Thursday, November 13, 2008
It seems odd that the Washington Street ramps were opened to traffic when there is clearly so much work to be done on Washington. It's interesting how it's perfectly acceptable to open the exit ramps without any permanent signage and with traffic signals hanging on wires (hopefully temporary). The signals for westbound traffic at Davidson Street are angled to face southeast. I'm not sure what that is about. But why is it viewed as acceptable to open the ramps without any pedestrian signals in place? One would presume that they will be part of the project, but perhaps it's not a big priority since there have never been pedestrian signals (at least in recent memory) at either of the intersections to the east (Southeastern/Shelby) or to the west (College). There's also little to no street lighting to help drivers see pedestrians, especially in the area of the entrance ramp to the interstate.
I also realized that I was being naive when I mistakenly believed that the exit ramp from the interstate might only contain three lanes, as was the case when it opened. Apparently, work wasn't completed, and by the looks of it, the ramp will have the five lanes originally proposed. When I asked the question earlier, I was told that five lanes were needed to make sure traffic didn't back up onto the mainline of the interstate, which would in fact be a serious concern. But how is the ramp functioning now with only three lanes? Is it backing up onto the freeway? If not, why do we need the five lanes, which will make the area even less inviting and more dangerous for pedestrians to cross?
I've walked across the intersection of Washington and Southeastern, and to cross Southeastern, a pedestrian must travel approximately 80 feet. This is a ridiculously long crossing distance. With Southeastern being realigned to a 90-degree orientation to Washington, a shorter crossing distance should've been achieved. However, the wide curb radii at the corners, which will facilitate fast turning movements was apparently more important than limiting crossing distance. Both the long crossing distance and the speed of turning vehicles work together to greatly increase the danger to pedestrians.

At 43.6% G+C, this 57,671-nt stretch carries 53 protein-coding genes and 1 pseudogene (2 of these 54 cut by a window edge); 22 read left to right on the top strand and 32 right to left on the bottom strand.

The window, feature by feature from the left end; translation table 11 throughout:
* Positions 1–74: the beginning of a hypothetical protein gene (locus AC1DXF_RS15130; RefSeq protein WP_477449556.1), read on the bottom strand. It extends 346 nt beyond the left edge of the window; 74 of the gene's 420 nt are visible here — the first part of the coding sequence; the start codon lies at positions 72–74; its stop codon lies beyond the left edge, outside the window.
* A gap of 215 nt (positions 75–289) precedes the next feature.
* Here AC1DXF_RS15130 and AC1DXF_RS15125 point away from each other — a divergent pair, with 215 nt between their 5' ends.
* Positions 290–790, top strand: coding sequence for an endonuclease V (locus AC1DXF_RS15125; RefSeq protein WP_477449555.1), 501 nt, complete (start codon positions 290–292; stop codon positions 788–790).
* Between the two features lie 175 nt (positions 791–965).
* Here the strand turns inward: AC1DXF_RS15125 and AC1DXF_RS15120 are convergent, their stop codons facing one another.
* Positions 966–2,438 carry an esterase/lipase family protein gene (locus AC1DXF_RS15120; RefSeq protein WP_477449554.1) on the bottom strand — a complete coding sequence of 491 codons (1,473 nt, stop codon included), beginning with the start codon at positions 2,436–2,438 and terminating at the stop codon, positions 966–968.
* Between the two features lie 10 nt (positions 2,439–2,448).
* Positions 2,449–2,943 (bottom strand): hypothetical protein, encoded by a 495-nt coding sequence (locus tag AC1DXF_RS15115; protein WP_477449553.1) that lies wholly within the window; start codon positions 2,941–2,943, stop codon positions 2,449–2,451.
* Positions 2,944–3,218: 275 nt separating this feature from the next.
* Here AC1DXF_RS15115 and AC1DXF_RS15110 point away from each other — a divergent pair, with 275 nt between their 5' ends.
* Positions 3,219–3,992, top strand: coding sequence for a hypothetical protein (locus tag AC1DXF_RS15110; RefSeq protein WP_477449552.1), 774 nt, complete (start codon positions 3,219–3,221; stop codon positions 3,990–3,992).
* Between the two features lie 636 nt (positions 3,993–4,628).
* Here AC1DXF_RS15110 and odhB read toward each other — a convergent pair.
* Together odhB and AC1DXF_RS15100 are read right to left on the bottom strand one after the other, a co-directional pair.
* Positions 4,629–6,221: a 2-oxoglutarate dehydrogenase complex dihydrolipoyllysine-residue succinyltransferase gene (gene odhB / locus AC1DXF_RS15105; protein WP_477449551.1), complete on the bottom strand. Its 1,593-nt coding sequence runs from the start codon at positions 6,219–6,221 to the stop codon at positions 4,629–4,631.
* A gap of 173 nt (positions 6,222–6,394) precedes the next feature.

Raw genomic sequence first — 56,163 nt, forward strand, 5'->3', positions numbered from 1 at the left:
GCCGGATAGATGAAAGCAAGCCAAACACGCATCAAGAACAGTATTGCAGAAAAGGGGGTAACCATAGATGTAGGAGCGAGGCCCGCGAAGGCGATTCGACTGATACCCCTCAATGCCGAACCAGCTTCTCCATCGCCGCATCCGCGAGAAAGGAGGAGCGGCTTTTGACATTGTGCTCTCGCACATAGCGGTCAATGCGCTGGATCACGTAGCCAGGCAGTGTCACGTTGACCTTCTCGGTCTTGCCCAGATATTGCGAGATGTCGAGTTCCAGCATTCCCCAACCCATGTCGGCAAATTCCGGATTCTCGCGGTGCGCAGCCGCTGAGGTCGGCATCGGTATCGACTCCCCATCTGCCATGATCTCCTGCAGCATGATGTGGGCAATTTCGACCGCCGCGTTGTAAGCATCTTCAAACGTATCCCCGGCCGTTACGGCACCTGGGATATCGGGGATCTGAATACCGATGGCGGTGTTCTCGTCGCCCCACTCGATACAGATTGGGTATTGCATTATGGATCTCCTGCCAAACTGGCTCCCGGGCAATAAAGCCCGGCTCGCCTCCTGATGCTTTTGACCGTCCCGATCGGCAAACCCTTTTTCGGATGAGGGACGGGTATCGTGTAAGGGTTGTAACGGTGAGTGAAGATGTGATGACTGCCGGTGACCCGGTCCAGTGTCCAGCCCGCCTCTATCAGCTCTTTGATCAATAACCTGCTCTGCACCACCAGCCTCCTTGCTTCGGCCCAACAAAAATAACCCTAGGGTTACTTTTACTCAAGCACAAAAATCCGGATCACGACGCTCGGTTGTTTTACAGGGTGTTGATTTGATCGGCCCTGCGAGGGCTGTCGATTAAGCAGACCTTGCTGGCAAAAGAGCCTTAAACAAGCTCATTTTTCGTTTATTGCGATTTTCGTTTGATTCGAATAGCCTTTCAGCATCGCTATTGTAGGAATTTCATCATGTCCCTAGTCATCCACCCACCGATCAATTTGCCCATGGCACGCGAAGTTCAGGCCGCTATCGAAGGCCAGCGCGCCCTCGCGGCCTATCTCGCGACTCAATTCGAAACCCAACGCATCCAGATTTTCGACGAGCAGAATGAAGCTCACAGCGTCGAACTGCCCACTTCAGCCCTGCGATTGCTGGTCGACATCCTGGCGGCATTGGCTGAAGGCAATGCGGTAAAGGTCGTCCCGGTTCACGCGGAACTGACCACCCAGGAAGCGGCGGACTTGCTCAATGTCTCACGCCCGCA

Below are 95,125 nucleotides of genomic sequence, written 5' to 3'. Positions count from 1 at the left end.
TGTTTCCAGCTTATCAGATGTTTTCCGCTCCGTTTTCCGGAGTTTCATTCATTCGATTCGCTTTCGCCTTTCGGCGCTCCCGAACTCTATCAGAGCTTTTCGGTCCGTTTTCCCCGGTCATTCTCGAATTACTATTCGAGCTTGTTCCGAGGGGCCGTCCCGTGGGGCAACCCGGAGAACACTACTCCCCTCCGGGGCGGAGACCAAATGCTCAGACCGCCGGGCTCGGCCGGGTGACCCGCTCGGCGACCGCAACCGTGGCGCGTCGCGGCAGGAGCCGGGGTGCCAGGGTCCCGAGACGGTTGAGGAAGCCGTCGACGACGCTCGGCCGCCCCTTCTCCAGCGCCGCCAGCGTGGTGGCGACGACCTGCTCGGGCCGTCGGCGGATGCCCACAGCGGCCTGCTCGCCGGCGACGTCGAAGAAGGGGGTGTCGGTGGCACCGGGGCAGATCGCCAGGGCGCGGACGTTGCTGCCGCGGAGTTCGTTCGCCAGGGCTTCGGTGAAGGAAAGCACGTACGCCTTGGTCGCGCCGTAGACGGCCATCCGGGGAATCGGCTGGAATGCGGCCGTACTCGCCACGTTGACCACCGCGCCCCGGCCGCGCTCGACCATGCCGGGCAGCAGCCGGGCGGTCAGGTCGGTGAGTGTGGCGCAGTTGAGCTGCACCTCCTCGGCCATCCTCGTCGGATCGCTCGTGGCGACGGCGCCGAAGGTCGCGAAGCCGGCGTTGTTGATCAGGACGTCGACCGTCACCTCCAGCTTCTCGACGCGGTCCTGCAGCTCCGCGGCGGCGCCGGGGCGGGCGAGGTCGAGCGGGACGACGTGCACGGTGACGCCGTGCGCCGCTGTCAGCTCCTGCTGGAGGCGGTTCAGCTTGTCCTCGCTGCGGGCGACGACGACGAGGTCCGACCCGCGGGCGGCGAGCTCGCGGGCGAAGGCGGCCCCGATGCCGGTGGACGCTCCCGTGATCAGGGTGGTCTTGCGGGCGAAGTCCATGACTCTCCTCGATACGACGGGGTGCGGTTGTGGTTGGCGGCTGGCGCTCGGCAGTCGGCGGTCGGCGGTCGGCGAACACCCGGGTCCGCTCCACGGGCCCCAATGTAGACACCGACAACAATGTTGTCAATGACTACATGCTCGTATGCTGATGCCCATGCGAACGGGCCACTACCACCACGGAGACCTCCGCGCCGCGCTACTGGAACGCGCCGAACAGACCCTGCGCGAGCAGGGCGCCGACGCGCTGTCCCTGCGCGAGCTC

It's a continuing reminder that pedestrians are an afterthought, if they are even considered it all, in transportation projects in Indianapolis. I drove through the project area at 9:30 p.m. tonight, and I saw multiple pedestrian parties, both individuals and groups walking along Washington. Why is it alright to ignore their needs?
And if pedestrian needs are not considered one mile from the heart of downtown, what are the chances for us to see improvements elsewhere in the County, such as 56th & Georgetown, where a mother and her daughter were killed trying to cross the street on their way home from a grocery store two nights ago? Channel 13 reported that the police concluded that the driver was at no fault and that the pedestrians' actions were to blame, but they also went on to elaborate on the area's lack of not only sidewalks, pedestrian signals, or crosswalks, but also any street lighting that might have helped avoid this tragedy. How many pedestrians need die, and how many people who want to live in a community with balanced transportation options and safe, walkable neighborhoods need move away from, or avoid relocating to, Indianapolis, before we realize that our economic future is in jeopardy due to our automobile-only built environment?
Sunday, September 7, 2008
The overhead shots of the stadium are impressive. I do agree that having an NFL franchise, as well as a state of the art facility are positives for the region as it does shine a spotlight on Indy and says to the rest of the nation that we are a world-class city. While it's true that it doesn't take a Sherlock Holmes-like investigation to realize that the world-class city facade crumbles quickly upon venturing outside of downtown, the stadium does promote a positive image of the city to would be transplant residents and businesses. Retaining an NFL franchise won't diminish the high crime rate, won't repair and replace the long deteriorated infrastructure, and won't raise the education level of the local workforce, but it does provide an amenity to attract potential highly-educated and highly-skilled workers that will attract high-paying jobs and increase the local tax base which can directly address the third deficiency of the City, while providing an increased tax base to address the first two.